At age 71, Miss Sophie moved to higher ground on the reservation. Her abandoned homestead at the mouth of the Moreau River was said to be one of the best-paid after she signed her name on Feb. 27, 1956, to accept the appraised value of $6,244.20 for her nearly 2,000 acres, two-room house, chicken coop and privy.

In a lifelong endeavor to “come home,” Handboy moved to Rapid City where he worked as a mechanic and attended nearby Black Hills State University. He had three children with his former wife before her death in a traffic accident. Then, as an IHS employee, he raised seven more with his wife Marvel, a Rapid City native.

They live in a small, but modern, private apartment in North Rapid. “Ray’s a proud guy,” said Marvel. “He wouldn’t ask for housing away from the reservation.” They have never taken food stamps or welfare, she said.

But if Handboy could get what he considers the “just compensation” guaranteed by the 12-year-old federal Cheyenne River Sioux Tribe Equitable Compensation Act, he knows what he would do.

The act provided $290.7 million plus $144 million in back interest to the tribe in recognition that “the federal government did not justify, or fairly compensate the tribe” for the Oahe Dam and Reservoir construction.

The Cheyenne River Sioux Tribe notified the federal Bureau of Indian Affairs on March 13 that it had passed the Tribal Equitable Compensation Act, clearing a hurdle for receiving federal payments from the back interest.

“I’d go back to where my grandmother lived,” Handboy said.

Her home after flooding was a 2.5-acre site in Marksville, an unincorporated settlement named after Mark Garder, who donated his property to people like Miss Sophie, who didn’t relocate to Eagle Butte, Mobridge, Pierre, or far-flung cities as the majority of tribal members have.

“He would build a house so his kids would never have to beg,” Marvel said of her husband. Handboy’s ancestors are buried near his grandmother’s homestead, at Blackfoot Cemetary. And, he said, he believes the reservation is the best place for his descendants to help revive their traditional roots.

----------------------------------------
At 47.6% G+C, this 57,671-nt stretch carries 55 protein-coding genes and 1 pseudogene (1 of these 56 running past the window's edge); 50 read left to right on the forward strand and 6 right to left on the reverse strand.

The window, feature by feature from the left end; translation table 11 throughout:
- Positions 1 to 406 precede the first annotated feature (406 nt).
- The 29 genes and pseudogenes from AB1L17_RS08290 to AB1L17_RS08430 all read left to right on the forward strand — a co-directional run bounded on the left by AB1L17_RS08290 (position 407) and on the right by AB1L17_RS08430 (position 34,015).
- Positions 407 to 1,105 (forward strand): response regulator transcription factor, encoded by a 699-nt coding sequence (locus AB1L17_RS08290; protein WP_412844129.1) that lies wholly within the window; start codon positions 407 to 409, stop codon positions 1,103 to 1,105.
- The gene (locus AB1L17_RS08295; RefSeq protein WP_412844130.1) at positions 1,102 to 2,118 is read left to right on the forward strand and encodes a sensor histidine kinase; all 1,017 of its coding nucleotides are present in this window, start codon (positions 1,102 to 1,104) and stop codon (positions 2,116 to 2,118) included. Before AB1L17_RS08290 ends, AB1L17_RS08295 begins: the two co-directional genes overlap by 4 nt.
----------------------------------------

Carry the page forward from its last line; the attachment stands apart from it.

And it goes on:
“The culture is really coming back in my kids,” Handboy said, noting that his boys and his grandson are sun dancers.

The Handboys are among 525 families relocated from Old Cheyenne River Agency.

“It’s all a sad situation because a lot people from along the river went through the same thing we did when that flooded,” Handboy said. “They are all scattered, so that band will probably never get back together again.”

Unfortunately for them, the TECA Ordinance, which the tribal council promulgated with a 9-3 vote on March 9, excludes former landowners, heirs and off-reservation tribal members from any further compensation. It pits tribal and individual tribal members’ interests against each other as a result of federal actions taken more than 70 years ago.

Not content with a new ordinance, the non-profit Oahe Landowners Association established with the compensation act money, is regrouping, said OLA board member and allotment heir Randy Davidson.

“There are too many unanswered questions as to why the landowners are not included,” he said.

Tribal Council Chair Kevin Keckler Sr. is the only tribal official authorized to speak about the ordinance, and he was not available to answer questions about the legislation or related resolutions approved last week.

(Talli Nauman is the Health & Environment Editor for Native Sun News. Contact her at talli.nauman@gmail.com)